FUNDING for religious chaplains in schools has been declared invalid by the High Court for the second time, in a major victory for Toowoomba father-of-six Ron Williams.
The landmark ruling has cast legal doubt on more than 400 commonwealth spending programs, and could force the Abbott government to overhaul the way it funds everything from private schools and universities to hospitals and local roads.
In a unanimous decision, the High Court found the $244 million school chaplains program was invalid because it was not supported by a head of constitutional power.
It is the second time the High Court has knocked over the school chaplaincy scheme.
In 2012, following an earlier challenge by Mr Williams, the High Court ruled spending on the chaplaincy scheme was invalid because it was not supported by specific legislation passed by parliament.
Days later, the Gillard government rushed emergency legislation through parliament to rescue the scheme and support funding for hundreds of other government programs that were also not supported by legislation.
However, today the High Court ruled the 2012 legislation was invalid in so far as it related to the school chaplains scheme because it was not supported by a specific head of constitutional power.
The decision casts doubt on billions in funding for other government programs covered by the legislation, including the National Disability Insurance Scheme, local infrastructure schemes, funding for surf clubs and other projects in marginal electorates, drought assistance, counter-terrorism funding and job services.
The school chaplaincy program was first introduced by the Howard government and continued under Labor, which expanded it to cover secular student welfare workers.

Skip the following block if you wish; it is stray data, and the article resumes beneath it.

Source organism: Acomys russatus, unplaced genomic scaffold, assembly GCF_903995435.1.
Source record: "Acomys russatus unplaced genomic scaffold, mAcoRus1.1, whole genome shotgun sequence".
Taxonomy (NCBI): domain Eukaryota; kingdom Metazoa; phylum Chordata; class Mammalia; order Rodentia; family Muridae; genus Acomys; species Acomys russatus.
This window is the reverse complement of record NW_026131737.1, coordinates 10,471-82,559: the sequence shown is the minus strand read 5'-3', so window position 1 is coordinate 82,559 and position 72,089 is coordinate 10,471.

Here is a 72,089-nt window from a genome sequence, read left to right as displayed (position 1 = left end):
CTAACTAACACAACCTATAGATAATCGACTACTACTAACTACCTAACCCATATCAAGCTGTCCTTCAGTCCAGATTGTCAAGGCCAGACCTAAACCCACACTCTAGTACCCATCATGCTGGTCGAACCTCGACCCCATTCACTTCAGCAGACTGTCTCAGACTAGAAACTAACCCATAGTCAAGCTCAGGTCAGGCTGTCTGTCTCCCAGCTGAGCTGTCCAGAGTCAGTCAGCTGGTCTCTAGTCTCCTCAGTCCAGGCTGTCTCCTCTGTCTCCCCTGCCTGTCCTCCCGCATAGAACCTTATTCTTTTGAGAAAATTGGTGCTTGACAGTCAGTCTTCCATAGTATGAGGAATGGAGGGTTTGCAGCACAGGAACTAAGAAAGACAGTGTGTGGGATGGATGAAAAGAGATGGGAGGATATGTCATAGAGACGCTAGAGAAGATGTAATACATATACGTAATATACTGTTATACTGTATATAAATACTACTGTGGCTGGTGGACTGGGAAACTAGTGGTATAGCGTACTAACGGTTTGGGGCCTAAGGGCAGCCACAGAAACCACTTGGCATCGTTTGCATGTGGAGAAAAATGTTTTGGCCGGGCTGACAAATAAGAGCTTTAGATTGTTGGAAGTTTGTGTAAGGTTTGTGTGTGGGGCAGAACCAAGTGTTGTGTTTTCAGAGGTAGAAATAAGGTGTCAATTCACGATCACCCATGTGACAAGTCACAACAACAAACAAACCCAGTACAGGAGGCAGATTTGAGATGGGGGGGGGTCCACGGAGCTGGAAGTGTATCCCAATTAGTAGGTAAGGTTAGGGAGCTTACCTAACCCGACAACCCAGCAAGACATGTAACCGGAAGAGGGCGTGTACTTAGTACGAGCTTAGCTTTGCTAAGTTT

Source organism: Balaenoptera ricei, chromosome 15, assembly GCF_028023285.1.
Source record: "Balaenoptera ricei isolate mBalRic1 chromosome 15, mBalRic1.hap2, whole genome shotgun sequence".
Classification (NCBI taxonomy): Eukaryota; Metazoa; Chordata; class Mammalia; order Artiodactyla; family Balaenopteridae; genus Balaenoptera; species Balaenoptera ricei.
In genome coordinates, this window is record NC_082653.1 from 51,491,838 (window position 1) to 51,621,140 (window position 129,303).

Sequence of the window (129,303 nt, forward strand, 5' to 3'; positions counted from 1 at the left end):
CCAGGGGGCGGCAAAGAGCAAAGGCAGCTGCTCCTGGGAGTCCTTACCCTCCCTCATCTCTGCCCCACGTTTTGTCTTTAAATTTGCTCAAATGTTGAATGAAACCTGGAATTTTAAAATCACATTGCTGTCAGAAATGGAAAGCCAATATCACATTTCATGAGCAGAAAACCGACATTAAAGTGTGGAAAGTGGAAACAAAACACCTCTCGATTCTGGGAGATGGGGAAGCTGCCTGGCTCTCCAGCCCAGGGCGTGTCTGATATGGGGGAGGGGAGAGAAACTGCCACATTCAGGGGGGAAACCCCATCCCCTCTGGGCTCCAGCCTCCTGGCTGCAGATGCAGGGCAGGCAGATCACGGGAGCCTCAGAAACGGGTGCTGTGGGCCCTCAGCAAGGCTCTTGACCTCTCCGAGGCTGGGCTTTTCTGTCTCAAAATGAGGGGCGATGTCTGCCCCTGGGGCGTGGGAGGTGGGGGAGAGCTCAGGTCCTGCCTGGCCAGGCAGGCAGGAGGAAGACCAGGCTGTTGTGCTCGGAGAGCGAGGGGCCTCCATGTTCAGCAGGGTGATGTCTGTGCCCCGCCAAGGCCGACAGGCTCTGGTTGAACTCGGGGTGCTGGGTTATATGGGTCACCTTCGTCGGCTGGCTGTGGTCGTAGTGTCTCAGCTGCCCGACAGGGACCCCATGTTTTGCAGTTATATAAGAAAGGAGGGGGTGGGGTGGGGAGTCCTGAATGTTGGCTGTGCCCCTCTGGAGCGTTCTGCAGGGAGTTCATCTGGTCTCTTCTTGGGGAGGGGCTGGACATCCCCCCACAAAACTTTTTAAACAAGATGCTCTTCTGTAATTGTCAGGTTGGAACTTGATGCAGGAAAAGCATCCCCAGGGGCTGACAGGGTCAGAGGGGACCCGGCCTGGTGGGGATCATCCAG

In May, the Abbott government announced a further $244m for the scheme over four years to provide chaplains for 2900 schools, but scrapped funding for non-religious counsellors.
Mr Williams has four children enrolled at the Darling Heights State Primary School in Toowoomba, west of Brisbane, which has had a commonwealth-funded chaplain since 2007.
He is a passionate believer in the separation of church and state, previously telling The Australian: “Public schools aren’t a place for religious missionaries, with or without government funding. The fact the federal government was funding them was adding insult to injury.’’
Mr Williams has self-funded both cases with the help of donations from other parents and has said his aim in launching the second round of litigation was to “keep the ******** honest” by ensuring all commonwealth spending was properly scrutinised by parliament and the public.
National School Chaplaincy Association spokesman Peter James this week said the educational benefits of the chaplaincy program were widely recognised by schools, educators and parents.
He said a recent study of school chaplaincy by the Research Centre for Vulnerable Children and Families at the University of Western Australia had shown 96 per cent of respondents — including school principals and teaching staff — supported the work of school chaplains and agreed they were valued as members of a student support services team.